Saturday's run was awful. 

I'd woken up with a feeling that it was going to be tough, and had procrastinated accordingly.  Football on Thursday had been physically difficult; my usual swim on Friday night had also been a real struggle, using those upper body muscles that are most affected by my MS and are consequently the weakest.  It doesn't take a genius to add those warning signs together and to deduce that my usual 4-or-so miles before lunch on a Saturday morning might prove difficult.

Sitting it out was clearly not an option: being able to read the warning signs doesn't necessarily mean that I was going to listen to the signals my body was trying to give me..... besides, although it may sound counter-intuitive, but sometimes exercising when I feel fatigued helps me chase off the fatigue.  I don't know how that works, but sometimes it really does.  Perhaps the feeling of fatigue is self-perpetuating.

Anyway, after I'd got up and had my hair cut and wandered around the farmer's market, picking up some 24-month old Lincolnshire Poacher, some Old Spot sausage meat and a rare breed beef pie, I reluctantly headed home, pulled on my running kit and set off out of the door.

It hurt.

My feet were numb; my legs were dead; my hands were tingling and my shoulders were aching.  I hauled myself around 4.23 miles and almost every step seemed to take a real effort of will.

But you know what?  For all that it was hard, I still managed to run my normal route in 37 minutes and 18 seconds, at a pace of 8.49 minutes/mile.  Alright, so it's not a personal best or anything, and as slow as I've done in a while, but it's still more than two minutes faster than the time I managed on the same run this time last year - 39 minutes and 27 seconds at a pace of 9.18 minutes/mile.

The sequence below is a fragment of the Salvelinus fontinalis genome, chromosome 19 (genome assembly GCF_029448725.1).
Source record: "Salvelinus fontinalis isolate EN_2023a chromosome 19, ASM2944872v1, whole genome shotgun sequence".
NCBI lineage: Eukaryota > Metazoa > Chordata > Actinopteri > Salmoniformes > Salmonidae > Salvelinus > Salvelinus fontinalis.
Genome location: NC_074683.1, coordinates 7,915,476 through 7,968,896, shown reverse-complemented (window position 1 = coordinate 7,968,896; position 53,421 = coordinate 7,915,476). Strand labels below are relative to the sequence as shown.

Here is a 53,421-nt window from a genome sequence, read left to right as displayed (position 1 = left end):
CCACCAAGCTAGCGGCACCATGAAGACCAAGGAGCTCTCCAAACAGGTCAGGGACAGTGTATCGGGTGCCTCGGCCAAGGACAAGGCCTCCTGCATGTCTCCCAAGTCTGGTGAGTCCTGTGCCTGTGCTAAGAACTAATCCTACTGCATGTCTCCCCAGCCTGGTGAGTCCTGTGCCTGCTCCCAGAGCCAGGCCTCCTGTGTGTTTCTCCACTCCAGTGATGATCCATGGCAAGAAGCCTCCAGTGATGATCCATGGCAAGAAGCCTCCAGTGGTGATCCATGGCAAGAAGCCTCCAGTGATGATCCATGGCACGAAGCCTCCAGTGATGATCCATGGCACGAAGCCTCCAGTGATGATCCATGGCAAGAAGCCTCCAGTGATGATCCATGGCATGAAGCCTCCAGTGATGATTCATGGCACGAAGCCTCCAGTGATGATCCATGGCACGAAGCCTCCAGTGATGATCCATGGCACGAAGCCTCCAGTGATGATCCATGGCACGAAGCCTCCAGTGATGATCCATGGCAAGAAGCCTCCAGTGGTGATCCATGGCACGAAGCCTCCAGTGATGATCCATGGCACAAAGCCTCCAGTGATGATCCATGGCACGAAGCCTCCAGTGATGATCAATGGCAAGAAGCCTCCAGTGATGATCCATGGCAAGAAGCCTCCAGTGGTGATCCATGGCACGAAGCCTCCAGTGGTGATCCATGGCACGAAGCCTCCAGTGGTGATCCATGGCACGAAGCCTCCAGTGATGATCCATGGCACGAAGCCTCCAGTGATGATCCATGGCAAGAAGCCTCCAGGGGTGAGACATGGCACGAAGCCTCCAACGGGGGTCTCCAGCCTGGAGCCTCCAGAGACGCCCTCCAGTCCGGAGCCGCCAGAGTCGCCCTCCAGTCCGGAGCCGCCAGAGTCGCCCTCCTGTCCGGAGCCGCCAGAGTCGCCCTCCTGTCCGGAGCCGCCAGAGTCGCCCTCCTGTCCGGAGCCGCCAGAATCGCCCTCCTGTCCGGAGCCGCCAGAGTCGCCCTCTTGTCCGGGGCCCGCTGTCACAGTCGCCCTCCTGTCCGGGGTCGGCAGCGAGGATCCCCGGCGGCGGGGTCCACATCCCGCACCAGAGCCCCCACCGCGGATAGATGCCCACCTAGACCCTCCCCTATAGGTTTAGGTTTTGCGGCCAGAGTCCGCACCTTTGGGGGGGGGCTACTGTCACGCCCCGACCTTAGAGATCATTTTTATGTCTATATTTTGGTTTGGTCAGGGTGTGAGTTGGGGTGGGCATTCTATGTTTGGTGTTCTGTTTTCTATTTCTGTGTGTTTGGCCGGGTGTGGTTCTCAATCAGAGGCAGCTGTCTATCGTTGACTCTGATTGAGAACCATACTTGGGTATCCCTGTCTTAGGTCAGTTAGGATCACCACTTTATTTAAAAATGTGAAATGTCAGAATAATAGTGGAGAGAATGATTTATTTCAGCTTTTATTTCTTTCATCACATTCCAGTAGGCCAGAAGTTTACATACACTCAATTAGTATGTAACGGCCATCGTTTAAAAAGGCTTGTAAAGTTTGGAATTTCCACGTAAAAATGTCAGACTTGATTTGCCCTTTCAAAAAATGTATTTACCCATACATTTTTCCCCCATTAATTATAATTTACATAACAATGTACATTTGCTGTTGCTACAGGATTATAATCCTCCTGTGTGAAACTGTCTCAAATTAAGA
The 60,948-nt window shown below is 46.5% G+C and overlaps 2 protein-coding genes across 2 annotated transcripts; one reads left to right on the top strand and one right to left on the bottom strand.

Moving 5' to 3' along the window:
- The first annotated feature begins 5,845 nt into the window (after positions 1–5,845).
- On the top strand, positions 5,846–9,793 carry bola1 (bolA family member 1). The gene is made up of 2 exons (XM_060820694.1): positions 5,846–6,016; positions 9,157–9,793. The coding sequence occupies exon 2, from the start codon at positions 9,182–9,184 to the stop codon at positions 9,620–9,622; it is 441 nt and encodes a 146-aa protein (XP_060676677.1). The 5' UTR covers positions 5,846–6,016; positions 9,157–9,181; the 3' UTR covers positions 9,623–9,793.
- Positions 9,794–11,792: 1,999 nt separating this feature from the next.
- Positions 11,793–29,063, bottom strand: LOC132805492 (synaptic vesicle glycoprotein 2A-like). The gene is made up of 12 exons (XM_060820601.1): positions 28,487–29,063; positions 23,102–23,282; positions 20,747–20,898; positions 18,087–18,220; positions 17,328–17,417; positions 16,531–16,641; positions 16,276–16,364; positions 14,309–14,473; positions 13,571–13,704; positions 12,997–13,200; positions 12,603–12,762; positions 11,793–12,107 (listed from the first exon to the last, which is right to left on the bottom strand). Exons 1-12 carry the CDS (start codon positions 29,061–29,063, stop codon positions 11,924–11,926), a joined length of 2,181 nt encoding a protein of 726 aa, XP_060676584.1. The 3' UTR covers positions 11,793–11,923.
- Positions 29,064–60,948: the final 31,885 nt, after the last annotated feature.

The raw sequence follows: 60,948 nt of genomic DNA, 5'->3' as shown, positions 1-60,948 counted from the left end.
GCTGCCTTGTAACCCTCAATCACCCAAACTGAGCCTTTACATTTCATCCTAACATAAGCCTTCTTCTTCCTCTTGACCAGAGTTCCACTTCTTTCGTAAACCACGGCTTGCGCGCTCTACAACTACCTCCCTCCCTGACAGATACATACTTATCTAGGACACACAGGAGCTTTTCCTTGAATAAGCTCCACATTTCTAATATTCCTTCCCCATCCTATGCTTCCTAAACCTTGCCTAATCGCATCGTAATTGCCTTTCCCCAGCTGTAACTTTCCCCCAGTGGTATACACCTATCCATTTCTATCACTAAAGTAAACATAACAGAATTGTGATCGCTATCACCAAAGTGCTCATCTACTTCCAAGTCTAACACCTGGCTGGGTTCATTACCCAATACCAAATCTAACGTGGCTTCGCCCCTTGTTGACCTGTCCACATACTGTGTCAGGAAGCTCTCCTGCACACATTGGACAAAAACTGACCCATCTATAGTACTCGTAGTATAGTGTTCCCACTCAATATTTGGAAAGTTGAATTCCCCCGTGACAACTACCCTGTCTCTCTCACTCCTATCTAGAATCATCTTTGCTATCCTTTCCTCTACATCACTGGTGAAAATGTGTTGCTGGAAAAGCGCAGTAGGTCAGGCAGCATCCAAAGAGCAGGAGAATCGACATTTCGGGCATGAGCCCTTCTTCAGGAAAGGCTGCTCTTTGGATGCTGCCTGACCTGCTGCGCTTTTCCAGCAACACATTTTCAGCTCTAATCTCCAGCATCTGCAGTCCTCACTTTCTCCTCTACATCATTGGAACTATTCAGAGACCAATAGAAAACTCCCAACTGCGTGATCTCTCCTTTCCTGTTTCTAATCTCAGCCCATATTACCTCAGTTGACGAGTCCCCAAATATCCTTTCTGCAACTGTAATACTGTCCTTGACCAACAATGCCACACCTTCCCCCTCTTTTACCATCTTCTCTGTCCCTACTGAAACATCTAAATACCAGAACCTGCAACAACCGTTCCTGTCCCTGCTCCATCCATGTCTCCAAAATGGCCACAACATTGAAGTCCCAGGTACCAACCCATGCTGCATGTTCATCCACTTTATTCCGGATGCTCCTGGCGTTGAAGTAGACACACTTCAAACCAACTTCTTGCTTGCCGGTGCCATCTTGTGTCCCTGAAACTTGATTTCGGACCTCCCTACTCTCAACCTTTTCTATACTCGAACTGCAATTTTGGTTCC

It just goes to show that I'm a nerd and never happier than when I have a pile of statistics to analyse talk of my physical decline - especially by me - may be overstated. 

...besides, I like a good moan.  Facebook friends should look out for tomorrow's: I'm hoping to get out on a run at lunchtime, so it should be with you by about half one.

Friday, 7 January 2011

but then I know it's growing strong....

Earworms of the Week

"Harder, Better, Faster, Stronger" - Daft Punk

Like many a good earworm, this one crept into my head when I was listening to something completely different by the same band - in this case, the Tron soundtrack.  I like the new album, although it is unmistakeably the soundtrack for a film (a film that I have no intention of watching.  The original, as I remember it, was mostly confusing and entirely boring).  This is 'proper' Daft Punk.  It's not my favourite of their songs (that's probably still "Da Funk", just about, if only for the brilliant video).  Good record though.

"Black Mirror" - Arcade Fire